If You Don't Eat When You're Hungry, This Is What Happens To Your Body

Whether you're skipping meals to cut calories and shed a few pounds or you're simply too busy to sit down for a meal, you should know that this can have consequences for your health. If you're ignoring your body's hunger signals, you might not be getting the nutrients you need to fuel your body. And, if weight loss is your goal, you might actually be hindering your success. 

Forgoing food when you're hungry every now and then isn't likely to have a big impact, but if it's a regular occurrence, you're opening yourself up to nutrient deficiencies, cognitive dysfunction, a slowed metabolism, an eating disorder, and even cancer and a shorter life span. What seems like a harmless habit is actually deceivingly dangerous. Here's what you need to know about what happens to your body when you regularly ignore your hunger signals, and why a regular eating pattern is so important for your health and well-being.

Your energy level drops

One of the main effects of not eating when you're hungry is that it can zap your energy. Food provides essential nutrients crucial for sustaining energy levels. When you go too long without eating, your blood sugar levels decline, creating a shortage of glucose, which is vital for energy production. Glucose serves as the primary source of fuel for your body's various functions, including muscle activity and cognitive processes (via the Cleveland Clinic). As your body exhausts its immediate glucose reserves, a hormonal response is triggered. Stress hormones such as cortisol and adrenaline are released to mobilize stored glycogen and eventually fat to compensate for the lack of incoming nutrients (via the American Institute of Stress).

Your body does this to try to maintain homeostasis, or balance. It's a protective measure to conserve energy. But it also requires a lot of energy. Fatigue sets in as the body grapples with the challenge of generating energy without the normal nourishment it needs. In addition to physical fatigue, the absence of a steady supply of nutrients can lead to difficulties in concentration, as your brain requires a great deal of energy to function properly.

In order to maintain stable energy levels, it's important to give your body regular nourishment. Hunger signals are complex, but usually when you feel hungry, it's because your body is telling you it's time to eat. Especially if it's been a while since your last meal, it's important to listen to your body and have a snack or meal to keep your energy levels up.

You won't get the nutrients your body needs

Your body requires a balanced intake of nutrients, including carbohydrates, proteins, fats, vitamins, and minerals, to function optimally. Eating a variety of foods at regularly scheduled mealtimes throughout the day helps you get everything you need.

When you skip meals, you miss out on essential nutrients. For instance, breakfast often includes cereals or dairy products, which are rich in B vitamins, calcium, and iron. Skipping breakfast, even though you're hungry, can lead to deficiencies in these nutrients, impacting your energy levels, brain function, and bone health. Similarly, lunch and dinner provide opportunities to consume other vital nutrients. Proteins, found in meats, beans, and nuts, are essential for muscle repair and immune function, per a review in The Physician and Sportsmedicine. Fruits and vegetables are key sources of vitamins A, C, and E and minerals like potassium and magnesium. Regularly skipping meals that would include these foods can result in deficiencies in these nutrients.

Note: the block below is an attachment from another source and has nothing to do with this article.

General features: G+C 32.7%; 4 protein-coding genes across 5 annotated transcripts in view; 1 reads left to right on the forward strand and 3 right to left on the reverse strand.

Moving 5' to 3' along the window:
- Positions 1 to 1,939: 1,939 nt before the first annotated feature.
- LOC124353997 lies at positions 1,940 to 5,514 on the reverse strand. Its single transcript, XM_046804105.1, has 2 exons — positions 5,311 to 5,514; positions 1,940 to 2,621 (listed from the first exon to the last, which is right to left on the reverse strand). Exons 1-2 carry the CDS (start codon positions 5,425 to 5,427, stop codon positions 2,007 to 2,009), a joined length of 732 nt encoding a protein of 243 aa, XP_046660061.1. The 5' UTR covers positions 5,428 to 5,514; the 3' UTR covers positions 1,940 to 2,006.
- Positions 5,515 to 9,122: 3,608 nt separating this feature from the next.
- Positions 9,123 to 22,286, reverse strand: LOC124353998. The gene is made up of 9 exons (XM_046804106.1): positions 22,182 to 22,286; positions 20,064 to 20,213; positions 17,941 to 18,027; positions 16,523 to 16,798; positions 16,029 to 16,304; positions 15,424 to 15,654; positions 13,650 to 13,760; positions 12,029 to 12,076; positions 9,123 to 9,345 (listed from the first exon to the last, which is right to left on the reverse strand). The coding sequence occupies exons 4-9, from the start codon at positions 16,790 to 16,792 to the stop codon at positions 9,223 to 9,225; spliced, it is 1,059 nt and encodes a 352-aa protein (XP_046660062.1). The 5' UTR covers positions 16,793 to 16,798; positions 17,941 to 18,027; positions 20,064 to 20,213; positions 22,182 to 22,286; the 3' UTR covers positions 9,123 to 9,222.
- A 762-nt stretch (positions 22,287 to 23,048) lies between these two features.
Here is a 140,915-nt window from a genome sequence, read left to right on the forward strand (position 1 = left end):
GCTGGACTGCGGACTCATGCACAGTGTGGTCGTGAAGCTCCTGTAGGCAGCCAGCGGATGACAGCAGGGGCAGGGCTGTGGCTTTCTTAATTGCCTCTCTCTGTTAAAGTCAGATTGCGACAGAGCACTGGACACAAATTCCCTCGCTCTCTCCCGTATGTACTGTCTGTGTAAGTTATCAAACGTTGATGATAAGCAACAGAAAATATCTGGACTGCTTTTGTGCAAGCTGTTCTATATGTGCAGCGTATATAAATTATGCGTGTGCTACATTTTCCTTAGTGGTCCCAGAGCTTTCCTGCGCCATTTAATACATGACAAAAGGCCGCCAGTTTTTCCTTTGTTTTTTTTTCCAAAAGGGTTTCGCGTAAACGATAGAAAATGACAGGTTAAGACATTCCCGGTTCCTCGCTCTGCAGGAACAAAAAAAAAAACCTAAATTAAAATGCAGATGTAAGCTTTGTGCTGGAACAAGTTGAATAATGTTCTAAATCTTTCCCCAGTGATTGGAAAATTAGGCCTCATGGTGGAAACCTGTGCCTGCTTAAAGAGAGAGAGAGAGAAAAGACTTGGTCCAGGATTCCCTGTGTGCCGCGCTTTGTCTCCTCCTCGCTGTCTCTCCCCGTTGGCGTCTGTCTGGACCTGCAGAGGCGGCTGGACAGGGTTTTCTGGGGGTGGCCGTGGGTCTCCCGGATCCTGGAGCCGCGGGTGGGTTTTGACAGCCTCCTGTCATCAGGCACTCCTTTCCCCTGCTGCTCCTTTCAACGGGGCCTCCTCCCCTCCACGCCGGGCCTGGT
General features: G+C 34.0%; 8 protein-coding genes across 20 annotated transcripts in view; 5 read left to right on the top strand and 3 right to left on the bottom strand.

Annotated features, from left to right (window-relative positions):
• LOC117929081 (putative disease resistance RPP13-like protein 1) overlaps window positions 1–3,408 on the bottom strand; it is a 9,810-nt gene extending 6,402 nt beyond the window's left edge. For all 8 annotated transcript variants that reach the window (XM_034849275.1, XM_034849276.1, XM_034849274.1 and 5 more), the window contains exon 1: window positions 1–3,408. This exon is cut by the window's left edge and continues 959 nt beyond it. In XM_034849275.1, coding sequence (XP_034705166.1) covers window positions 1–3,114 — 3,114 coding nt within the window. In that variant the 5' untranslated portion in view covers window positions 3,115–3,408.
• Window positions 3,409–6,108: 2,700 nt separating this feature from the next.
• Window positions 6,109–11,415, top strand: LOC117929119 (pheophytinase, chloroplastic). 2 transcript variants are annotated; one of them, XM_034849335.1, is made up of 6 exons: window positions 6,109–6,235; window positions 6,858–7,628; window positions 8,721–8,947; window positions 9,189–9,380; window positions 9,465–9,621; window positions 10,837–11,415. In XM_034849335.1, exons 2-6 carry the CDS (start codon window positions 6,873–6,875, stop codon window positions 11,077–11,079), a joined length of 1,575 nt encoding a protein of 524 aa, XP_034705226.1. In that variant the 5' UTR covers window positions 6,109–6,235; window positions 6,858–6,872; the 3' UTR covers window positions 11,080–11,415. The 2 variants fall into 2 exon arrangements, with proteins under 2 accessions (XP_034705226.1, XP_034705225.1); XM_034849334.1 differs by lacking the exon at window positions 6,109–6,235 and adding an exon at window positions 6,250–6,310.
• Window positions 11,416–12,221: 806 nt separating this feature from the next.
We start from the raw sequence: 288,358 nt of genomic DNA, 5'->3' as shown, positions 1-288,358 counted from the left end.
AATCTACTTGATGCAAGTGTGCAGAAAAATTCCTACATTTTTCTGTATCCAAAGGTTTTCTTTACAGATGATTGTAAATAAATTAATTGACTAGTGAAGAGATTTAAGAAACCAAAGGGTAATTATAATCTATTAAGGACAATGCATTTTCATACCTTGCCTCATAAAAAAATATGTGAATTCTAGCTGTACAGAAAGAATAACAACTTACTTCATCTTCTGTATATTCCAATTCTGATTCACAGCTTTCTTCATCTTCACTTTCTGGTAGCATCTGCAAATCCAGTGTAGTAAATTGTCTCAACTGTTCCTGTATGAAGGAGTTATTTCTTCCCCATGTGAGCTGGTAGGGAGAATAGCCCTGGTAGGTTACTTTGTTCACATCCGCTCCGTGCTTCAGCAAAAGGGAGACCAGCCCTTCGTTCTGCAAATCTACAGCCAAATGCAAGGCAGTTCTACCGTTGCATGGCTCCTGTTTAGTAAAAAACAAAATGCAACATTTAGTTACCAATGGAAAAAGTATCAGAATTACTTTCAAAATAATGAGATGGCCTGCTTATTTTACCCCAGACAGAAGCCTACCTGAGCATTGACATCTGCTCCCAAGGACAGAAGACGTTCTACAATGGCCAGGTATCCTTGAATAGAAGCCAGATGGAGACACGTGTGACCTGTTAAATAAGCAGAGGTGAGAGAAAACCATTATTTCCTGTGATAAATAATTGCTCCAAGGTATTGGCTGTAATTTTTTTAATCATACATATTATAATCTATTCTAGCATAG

Over time, skipping meals could lead to more serious nutritional deficiencies, with symptoms such as fatigue, dizziness, poor concentration, hair loss, and brittle nails (via Healthline). It could also lead to conditions like anemia (iron deficiency) or osteoporosis (calcium and vitamin D deficiency).

It's important to maintain a balanced diet with regular meals to ensure your body gets the nutrients it needs to stay healthy. In cases where meal skipping is unavoidable, nutrient-rich snacks or supplements could fill the gap, although they are not a substitute for a balanced diet.

You might get food cravings

When you go a long time without eating, your blood sugar level drops. Blood sugar, or glucose, is the primary energy source for the brain and body. This can make you feel fatigued and grumpy, and it can make you crave foods high in fat and calories. 

These cravings are not just a matter of weak willpower; they are a biological response to an energy deficit. When blood sugar levels fall, the body releases the hormone ghrelin, which increases appetite (via The University of Alabama at Birmingham). At the same time, there's a decrease in leptin, the hormone responsible for signaling fullness. This hormonal imbalance boosts the desire for energy-dense foods. Additionally, when you're hungry, the brain's reward system is activated, making high-calorie foods seem more appealing, which can lead to overeating when you finally do eat.

If you're ignoring your hunger signals in the hopes of trimming your calorie intake, this could backfire. When you feel the hunger coming on, it's a much better strategy to nip it in the bud by having a healthy, calorie-controlled snack or meal high in fiber and protein. This will prevent you from getting so hungry that you chow down on a whole microwave pizza or a pint of ice cream instead.